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How to test code that uses moment.js

November 05, 2018

I’m going to talk about unit tests here, not any other kind of tests. And unit tests have, in my opinion, the following list of criteria that they have to meet. This list makes it hard to write tests for code that use external libraries, especially ones that manipulate time:

  • Unit tests should be able to run on the developer’s machine as well as on the remote server
  • Unit tests shouldn’t relate to timezone
  • Each tested class (or component) should be tested independently from external libraries
  • Clarification: All external dependencies should be mocked-up

With this in mind, let’s see what we can do.

First of all, regardless of what your code is - you don’t want to test 3rd party libraries as well as other components outside of the current unit. This means that we don’t want to test, for example, how format() or duration() methods work. We should assume that moment is a well tested library and go with it. (In case we aren’t sure, we can create separate test files, that will check moment.js only)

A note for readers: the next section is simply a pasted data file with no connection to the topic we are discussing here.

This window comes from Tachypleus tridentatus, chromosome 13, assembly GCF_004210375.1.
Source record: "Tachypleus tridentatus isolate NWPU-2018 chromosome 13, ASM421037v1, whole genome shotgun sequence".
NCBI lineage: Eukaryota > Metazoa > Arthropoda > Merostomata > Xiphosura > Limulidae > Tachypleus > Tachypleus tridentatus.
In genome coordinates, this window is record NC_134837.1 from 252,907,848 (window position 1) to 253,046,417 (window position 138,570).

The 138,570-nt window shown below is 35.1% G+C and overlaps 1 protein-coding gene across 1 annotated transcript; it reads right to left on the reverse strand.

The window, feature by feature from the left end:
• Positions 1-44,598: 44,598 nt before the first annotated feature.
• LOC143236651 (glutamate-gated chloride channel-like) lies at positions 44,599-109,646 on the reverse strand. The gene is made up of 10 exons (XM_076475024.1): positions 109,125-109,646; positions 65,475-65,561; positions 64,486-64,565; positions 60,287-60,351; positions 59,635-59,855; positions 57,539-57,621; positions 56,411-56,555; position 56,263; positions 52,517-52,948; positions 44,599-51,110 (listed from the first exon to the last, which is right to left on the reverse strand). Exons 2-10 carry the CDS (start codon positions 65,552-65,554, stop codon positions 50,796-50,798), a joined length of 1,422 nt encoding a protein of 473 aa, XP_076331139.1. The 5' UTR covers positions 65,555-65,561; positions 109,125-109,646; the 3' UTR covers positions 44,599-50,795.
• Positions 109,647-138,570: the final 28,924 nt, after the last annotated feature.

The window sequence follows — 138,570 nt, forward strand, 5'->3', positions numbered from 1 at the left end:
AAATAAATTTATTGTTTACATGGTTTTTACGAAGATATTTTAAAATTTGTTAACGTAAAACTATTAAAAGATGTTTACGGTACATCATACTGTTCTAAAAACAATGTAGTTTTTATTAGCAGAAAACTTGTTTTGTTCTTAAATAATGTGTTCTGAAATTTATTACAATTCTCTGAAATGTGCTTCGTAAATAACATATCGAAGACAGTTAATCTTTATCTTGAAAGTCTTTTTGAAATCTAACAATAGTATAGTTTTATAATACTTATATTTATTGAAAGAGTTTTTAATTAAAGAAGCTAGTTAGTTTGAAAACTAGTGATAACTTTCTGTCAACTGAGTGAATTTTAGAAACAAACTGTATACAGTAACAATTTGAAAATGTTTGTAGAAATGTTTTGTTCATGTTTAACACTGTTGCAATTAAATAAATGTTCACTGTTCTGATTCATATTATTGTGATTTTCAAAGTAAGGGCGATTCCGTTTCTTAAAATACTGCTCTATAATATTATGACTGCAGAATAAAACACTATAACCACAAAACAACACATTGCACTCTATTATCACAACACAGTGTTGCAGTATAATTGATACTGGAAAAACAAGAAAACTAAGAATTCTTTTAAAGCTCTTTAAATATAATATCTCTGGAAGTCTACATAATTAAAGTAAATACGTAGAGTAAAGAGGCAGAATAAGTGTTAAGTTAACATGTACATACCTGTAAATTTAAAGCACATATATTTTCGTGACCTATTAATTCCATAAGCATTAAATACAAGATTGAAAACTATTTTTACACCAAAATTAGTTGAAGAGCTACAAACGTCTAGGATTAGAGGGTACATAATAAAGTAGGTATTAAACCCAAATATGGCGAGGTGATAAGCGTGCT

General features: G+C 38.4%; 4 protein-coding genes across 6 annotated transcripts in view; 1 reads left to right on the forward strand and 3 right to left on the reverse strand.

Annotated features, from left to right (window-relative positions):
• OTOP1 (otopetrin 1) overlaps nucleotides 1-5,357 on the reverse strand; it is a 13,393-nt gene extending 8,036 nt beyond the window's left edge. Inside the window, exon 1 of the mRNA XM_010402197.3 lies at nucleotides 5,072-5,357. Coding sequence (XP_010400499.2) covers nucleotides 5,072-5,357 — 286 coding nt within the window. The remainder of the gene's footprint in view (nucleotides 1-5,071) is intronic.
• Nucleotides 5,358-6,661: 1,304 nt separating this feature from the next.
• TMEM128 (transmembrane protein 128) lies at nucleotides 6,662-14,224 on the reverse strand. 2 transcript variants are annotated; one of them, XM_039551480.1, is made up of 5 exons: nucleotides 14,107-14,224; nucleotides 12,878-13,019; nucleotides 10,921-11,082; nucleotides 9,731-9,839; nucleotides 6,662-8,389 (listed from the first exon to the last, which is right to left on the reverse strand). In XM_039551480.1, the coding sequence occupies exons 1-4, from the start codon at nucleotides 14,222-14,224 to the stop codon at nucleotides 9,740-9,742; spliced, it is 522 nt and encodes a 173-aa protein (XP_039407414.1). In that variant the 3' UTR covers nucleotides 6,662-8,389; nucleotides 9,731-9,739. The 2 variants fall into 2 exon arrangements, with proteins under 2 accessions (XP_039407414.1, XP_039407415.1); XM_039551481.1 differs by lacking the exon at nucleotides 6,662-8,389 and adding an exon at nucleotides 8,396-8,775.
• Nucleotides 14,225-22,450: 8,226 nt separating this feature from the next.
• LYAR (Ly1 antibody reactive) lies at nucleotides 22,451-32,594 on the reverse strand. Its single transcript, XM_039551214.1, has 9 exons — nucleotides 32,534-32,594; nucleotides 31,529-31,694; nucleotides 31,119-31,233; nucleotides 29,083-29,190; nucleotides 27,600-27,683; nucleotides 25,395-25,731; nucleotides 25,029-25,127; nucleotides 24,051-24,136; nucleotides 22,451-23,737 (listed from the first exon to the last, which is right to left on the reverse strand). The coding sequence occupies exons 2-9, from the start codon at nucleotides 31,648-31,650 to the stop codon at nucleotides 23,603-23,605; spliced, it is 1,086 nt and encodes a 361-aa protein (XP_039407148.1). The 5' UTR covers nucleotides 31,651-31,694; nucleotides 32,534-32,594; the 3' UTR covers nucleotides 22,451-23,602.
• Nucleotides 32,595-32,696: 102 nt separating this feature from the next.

What does it tell us? Well first of all it defines our approach - we need to mock-up the 3rd party library, instead of using original code.

Should our code reproduce exact functionality? Absolutely not, we only need to be sure that the methods receive properties that it should receive and that’s all. But in the case of moment we’ll need to create some wrapper, that will act like an authentic library. Let’s see an example of how we use the format() method:

import moment from 'moment';
const timeMoment = moment(1540500979000);
timeMoment.format('HH:mm:ss, YYYY-MM-DD');

Another example will be usage of the duration() method:

import moment from 'moment';

So now we need a file that will reproduce this API, but return only parameters. The solution could be the following code:

function MomentMock(time) {
    if (this instanceof MomentMock) {
        this._time = time;
    } else {
        return new MomentMock(time);
    this._time = time;

    this.format = format => `${this._time} [${format}]`;

    this.utc = MomentMock;

MomentMock.duration = time => ({
    asDays: () => `${time} asDays`,

export default MomentMock;

It’s especially helpful if the time parameter is primitive that represents time, like a timestamp. This way we’re testing only that we used the right timestamp and format string. Also, we don’t need to care about the timezone of the machine where we run tests, since we’re not dealing with Date() objects.